In Malaysia's current political climate, it is no longer possible to distinguish Islamic radicals from Islamic moderates. Despite official boasting about the country's diverse population and commitment to pluralism, Islam and the government have essentially merged, writes Maznah Mohamad
For two decades, the ruling United Malays National Organization (UMNO) government invested enormous public resources in building up a network of Islamic institutions. The government's initial intention was to deflect radical demands for an extreme version of Islamic governance. Over time, however, the effort to out-do its critics led the UMNO to over-Islamicize the state.
The UMNO's program has put Sharia law, Sharia courts, and an extensive Islamic bureaucracy in place, a collective effort that has taken on a life of its own. The number of Islamic laws instituted has quadrupled in just over ten years. After Iran or Saudi Arabia, Malaysia's Sharia court system is probably the most extensive in the Muslim world, and the accompanying bureaucracy is not only big but has more bite than the national parliament.
Increasingly polarized environment
slamic laws in Malaysia are based on religious doctrine but codified and passed as statutes by state parliaments. Not much debate attends their enactment, because a fear of heresy keeps most critics from questioning anything deemed Islamic. While the UMNO still trumpets its Islamic advocacy, the party is facing difficult choices, particularly as it wishes to maintain foreign investment in an increasingly polarized environment.
For example, Minister of Home Affairs Hishamuddin Hussein recently held a press conference to support Muslims who demonstrated against the construction of a Hindu temple in their neighbourhood. The protestors paraded a severed, bloodied cow's head in the street, then spat and stomped on it. This was an offense to Malaysia's Hindus, who consider the cow a sacred animal.
Just a week earlier, a young mother by the name of Kartika was sentenced by Malaysia's Sharia court to six lashes by cane and fined $1500 after she was caught drinking beer at a hotel. Although the sentence is still in limbo, Hussein publicized his acceptance of the punishment by inviting the official floggers to his office to demonstrate how an Islamic caning would be carried out. They used a chair as a mock target, leaving him satisfied that Islamic caning can be appropriately used as a punishment for women.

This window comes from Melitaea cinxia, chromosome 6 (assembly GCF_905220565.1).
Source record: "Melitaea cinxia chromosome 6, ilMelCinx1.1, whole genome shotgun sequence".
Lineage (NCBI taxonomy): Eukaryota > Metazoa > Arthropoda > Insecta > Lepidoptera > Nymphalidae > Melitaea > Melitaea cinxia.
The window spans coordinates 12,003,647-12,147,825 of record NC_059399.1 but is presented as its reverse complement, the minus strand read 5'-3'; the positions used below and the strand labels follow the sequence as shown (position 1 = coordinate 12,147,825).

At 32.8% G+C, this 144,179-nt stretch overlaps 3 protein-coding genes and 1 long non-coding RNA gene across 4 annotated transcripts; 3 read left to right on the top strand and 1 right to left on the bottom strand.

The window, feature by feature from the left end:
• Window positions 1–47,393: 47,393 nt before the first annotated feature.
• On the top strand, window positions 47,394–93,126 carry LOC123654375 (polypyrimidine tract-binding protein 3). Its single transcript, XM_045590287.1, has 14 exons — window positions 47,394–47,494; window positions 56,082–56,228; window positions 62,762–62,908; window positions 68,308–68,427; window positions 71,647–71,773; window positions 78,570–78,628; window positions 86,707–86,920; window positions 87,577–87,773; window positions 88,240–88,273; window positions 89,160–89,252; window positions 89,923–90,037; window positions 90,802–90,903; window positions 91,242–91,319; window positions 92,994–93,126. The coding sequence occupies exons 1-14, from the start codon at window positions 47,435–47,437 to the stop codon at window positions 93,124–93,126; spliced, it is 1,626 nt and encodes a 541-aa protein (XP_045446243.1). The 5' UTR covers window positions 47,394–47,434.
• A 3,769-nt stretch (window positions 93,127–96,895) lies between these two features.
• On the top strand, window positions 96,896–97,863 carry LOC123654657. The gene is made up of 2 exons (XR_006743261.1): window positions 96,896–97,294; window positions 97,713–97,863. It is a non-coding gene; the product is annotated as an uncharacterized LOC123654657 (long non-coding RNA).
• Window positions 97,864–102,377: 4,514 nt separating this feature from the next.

Who is a fundamentalist, who a hardliner?
Ironically, Hishamuddin Hussein is far from an Islamic hard-liner. The son of Malaysia's third prime minister and a cousin of the current prime minister, he is widely considered modern, moderate, and cosmopolitan.
A true hard-liner is Nik Aziz, the chief minister of Kelantan state, who is also the spiritual leader of Malaysia's largest Islamic party, PAS, which now controls two state governments. However, Aziz opposed the anti-Hindu protest, even calling a group of anti-Muslim protestors in the United Kingdom more civilized in their approach. Hence, it is no longer accurate to think of the PAS as a fundamentalist party and the UMNO as moderate.
Party strategies are leading them in unexpected directions. The UMNO's more radical turn is being matched by the PAS's attempts at moderation. The PAS is aiming for the most unlikely of voters: non-Muslims, who account for 40% of Malaysia's population and are increasingly alienated from the UMNO.
The UMNO, meanwhile, is intent on dividing the opposition coalition, of which the PAS is a member. The coalition is currently led by former Deputy Prime Minister Anwar Ibrahim, and has picked up political momentum from real gains in last year's general election.
Racially-charged manipulation of public sentiment
Concerned by its losses, the UMNO has staked a claim to the defence of Islam in Malaysia. The "cow head" protest, which was led by UMNO members, quickly fuelled racially-charged manipulation of public sentiment. The formula is simple: portray Islam as being threatened by infidels, and then have the UMNO ride to the rescue of the besieged Muslim community.
The caning of Kartika, on the other hand, is not an example of political manipulation, and for this reason is perhaps even more worrisome. Her sentence was roundly supported by modernist Muslim intellectuals, who insisted that the punishment was justly applied and cannot be questioned because it has divine sanction.
These are not politicians, but former idealists who are happy that their goals of Islamicizing the state are being realized. Most are anti-UMNO and support the PAS. As a result, the UMNO finds itself squeezed between an Islamic lobby that presses for greater "Talibanization" of the country and the rising voices of international critics, who cannot be ignored, because the party needs both radical supporters and foreign investors to stay in power.
Balancing these two constituencies is becoming increasingly difficult for the UMNO. Islamic politics has now taken on a life of its own. But the opposition will also be forced to figure out the role of religion in Malaysia, if ever they get an opportunity to form a government.
As a young Islamic radical, Anwar Ibrahim used to ask: How does one Islamicize government? Now he has to figure out how one governs it.
© Project Syndicate 2009
Maznah Mohamad is Visiting Senior Research Fellow at the Asia Research Institute of the National University of Singapore.